Could thrift shopping be the answer to potential gift shortages this holiday?

·3-min read
Thrift gifts are likely to find a place under the tree this holiday season.

As reports suggest possible shortages of gifts this holiday season, second-hand shopping could provide an eco-responsible alternative that is both practical and economical. More and more consumers are considering thrift gifting and even say they are ready to receive a second-hand gift for the holidays -- especially in the United States, where Black Friday kicks off the festive shopping season this week.

Would you buy a second-hand gift for a loved one this holiday? Increasingly less stigmatized, second-hand shopping now seems to answer current consumer concerns as the festive season approaches. The forecast shortage of gifts -- whether it (really) happens or not -- as well as inflation, are leading shoppers to seriously consider this alternative approach to gift buying. And, contrary to popular belief, consumers are now surprisingly numerous in wanting to give, but also to receive, second-hand items.

A new study of 2,000 US consumers, carried out by GlobalData for thredUP *, reveals that shoppers are increasingly open to second-hand gifts as a way to find good deals. This observation is not unrelated to rising prices, especially in the toy industry, and supply issues that could lead to a shortage of gifts. More than one in two respondents (52%) are concerned that popular gifts will be more expensive this year, and one-third are concerned that limited supplies will make it harder to find gifts. As a result, nearly half of respondents (49%) are starting to look at alternatives, such as buying second hand.

Boosting purchasing power…

Online resale platform thredUP reported in June that there were some 33 million new second-hand shoppers in the US by 2020, indicating not just a craze for this new mode of consumption, but also a habit that's definitely no longer marginal -- or marginalized. Nearly two-thirds of consumers (62%) believe that buying used clothing and fashion gifts is more socially acceptable today than it was five years ago, and 66% even say they are open to receiving a second-hand gift.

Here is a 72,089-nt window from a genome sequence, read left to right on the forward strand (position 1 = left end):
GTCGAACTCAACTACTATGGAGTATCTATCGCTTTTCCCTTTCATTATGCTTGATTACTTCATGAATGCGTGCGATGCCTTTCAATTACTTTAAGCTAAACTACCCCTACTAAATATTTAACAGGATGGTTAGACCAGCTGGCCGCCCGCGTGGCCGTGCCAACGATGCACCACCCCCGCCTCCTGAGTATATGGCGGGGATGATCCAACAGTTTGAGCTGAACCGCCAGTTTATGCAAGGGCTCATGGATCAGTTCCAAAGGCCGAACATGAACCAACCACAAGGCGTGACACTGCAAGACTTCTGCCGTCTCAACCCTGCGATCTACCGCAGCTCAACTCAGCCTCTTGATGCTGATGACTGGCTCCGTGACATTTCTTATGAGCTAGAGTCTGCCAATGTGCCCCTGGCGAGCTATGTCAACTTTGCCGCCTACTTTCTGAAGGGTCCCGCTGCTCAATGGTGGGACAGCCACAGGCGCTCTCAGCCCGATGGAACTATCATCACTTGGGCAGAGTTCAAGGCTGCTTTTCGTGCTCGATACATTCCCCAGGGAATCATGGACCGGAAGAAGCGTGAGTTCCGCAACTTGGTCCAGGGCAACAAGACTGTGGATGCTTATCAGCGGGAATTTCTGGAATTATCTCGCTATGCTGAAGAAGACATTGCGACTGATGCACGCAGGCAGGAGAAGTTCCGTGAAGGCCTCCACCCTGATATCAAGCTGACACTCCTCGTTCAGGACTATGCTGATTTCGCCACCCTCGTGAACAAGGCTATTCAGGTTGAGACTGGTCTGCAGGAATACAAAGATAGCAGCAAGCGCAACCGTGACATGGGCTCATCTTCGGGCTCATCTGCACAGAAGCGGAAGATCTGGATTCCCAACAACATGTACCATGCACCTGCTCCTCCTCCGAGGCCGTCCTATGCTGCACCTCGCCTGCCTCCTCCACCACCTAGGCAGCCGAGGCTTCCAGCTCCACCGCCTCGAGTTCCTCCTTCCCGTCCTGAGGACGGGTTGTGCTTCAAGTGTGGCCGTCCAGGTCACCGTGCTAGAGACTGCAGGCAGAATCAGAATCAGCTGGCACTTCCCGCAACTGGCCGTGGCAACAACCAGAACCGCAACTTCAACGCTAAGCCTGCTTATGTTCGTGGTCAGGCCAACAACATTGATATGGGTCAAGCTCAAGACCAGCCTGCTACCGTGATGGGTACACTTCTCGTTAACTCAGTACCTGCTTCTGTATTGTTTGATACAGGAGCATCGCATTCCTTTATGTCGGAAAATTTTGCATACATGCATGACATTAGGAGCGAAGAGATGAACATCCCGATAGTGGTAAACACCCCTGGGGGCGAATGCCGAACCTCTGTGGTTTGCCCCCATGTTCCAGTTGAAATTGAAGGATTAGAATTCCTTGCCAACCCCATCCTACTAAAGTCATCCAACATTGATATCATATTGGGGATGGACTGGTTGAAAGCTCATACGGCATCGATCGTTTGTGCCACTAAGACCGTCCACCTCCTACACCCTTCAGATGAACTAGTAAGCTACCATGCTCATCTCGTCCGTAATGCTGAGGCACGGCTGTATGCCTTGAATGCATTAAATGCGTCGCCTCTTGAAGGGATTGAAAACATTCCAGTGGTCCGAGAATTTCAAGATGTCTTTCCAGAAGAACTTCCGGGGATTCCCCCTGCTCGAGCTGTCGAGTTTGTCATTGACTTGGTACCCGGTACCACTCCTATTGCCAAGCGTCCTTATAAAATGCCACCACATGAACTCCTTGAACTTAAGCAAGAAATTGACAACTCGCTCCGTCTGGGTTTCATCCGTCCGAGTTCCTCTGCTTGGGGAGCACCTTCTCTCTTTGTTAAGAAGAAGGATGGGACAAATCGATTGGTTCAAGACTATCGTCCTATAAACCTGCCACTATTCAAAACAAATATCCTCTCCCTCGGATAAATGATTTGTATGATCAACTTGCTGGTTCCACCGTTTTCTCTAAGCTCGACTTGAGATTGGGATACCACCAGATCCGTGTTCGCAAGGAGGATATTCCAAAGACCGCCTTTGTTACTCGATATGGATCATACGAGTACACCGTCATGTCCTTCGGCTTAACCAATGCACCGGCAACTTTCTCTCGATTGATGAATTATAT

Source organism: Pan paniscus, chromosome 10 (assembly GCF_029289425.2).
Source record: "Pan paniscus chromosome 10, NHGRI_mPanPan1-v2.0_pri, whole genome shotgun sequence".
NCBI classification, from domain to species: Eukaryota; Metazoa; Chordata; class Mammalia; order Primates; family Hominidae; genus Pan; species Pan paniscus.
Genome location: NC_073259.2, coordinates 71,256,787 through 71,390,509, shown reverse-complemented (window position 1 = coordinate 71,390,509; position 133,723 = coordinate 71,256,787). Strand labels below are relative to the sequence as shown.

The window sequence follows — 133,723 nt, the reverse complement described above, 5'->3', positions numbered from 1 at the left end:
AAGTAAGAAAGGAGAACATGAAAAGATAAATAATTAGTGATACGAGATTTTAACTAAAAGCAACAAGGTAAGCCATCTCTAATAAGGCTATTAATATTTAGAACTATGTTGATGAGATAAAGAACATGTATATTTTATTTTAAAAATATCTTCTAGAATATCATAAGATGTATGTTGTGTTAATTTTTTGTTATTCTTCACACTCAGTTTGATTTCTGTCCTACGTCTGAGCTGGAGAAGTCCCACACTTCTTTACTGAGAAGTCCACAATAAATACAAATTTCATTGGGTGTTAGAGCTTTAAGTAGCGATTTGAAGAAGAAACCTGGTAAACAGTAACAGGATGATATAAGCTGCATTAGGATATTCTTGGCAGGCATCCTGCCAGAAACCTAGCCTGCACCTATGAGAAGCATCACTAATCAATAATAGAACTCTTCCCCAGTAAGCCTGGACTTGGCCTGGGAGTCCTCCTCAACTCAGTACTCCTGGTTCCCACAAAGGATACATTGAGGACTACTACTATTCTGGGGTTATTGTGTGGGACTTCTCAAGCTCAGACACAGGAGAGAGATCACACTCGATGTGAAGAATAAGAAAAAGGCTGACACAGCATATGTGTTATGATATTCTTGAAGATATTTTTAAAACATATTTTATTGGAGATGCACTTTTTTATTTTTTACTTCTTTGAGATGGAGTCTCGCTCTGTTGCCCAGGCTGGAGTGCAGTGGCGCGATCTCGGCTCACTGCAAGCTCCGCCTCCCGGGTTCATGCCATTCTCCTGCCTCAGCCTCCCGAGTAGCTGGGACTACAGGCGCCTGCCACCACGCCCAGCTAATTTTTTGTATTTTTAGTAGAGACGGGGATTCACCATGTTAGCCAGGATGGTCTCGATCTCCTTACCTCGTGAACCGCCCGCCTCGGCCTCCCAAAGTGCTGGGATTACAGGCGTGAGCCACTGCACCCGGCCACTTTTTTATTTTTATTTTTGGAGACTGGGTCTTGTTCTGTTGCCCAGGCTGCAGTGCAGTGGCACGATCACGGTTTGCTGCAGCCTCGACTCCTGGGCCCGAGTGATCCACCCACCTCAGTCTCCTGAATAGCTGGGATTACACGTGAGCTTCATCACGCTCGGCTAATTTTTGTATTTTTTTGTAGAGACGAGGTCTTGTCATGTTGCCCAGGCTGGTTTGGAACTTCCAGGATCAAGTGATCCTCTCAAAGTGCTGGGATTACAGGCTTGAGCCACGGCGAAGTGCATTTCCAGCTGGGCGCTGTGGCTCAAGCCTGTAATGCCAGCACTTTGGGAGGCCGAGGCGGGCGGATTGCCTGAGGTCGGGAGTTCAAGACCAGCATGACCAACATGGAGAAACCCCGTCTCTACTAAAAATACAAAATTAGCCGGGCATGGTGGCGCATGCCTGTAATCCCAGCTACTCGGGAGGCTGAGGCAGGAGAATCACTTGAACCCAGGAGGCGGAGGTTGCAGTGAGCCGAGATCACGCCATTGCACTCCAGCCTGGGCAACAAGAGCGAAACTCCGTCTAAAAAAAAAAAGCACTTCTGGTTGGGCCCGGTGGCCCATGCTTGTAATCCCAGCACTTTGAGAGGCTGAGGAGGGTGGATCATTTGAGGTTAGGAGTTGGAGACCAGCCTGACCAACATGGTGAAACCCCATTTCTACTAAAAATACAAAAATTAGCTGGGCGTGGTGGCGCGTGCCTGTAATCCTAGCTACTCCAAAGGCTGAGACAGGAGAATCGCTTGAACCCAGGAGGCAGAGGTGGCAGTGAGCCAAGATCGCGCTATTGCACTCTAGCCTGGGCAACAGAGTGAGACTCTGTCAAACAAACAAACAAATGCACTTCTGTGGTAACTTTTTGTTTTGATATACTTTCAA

While sustainability is the second most important reason why consumers are open to second-hand gifts today, it is price that motivates them above all. But the second-hand market also offers the possibility of finding unique gifts, in keeping with the spirit of thrift stores. While these overall results include respondents across all age groups, a closer look at the data reveals that one generation stands out in particular...

… while fighting overconsumption

As Black Friday approaches -- a shopping event that is increasingly being singled out around the world -- US consumers are also questioning the wastefulness of the holiday season, led first and foremost by Gen Z. More than one in two Gen Z consumers (52%) plan to buy an item they will only wear three times or less during the holidays. To this end, they see second-hand clothing as an ideal solution to fight against unnecessary waste.

Protecting the planet ranks first among this generation's top motivation for gifting thrift, with 64% wanting to make more sustainable purchases, while the possibility of getting a good deal comes second (62%). Moreover, Gen Z consumers are the most open to receiving a second-hand gift for the holidays (72% vs. 66% of all consumers).

"It's amazing and encouraging to see how many consumers are now open to gifting thrift. We've heard that consumers are growing tired of the waste of the holiday season, and are increasingly seeking more sustainable options that align with their values. This is particularly true of Gen Z. By choosing used for the holidays, consumers are cutting waste for both their wallets and the planet," said Erin Wallace, VP of Integrated Marketing, thredUP.

* The report is based on research and data from GlobalData, which surveyed 2,000 US adults over the age of 18, asking them specific questions about their holiday shopping behaviors and second-hand preferences. The thredUP report also leverages data from the following sources: Green Story Inc. and internal thredUP data. It was published in November 2021.

Christelle Pellissier

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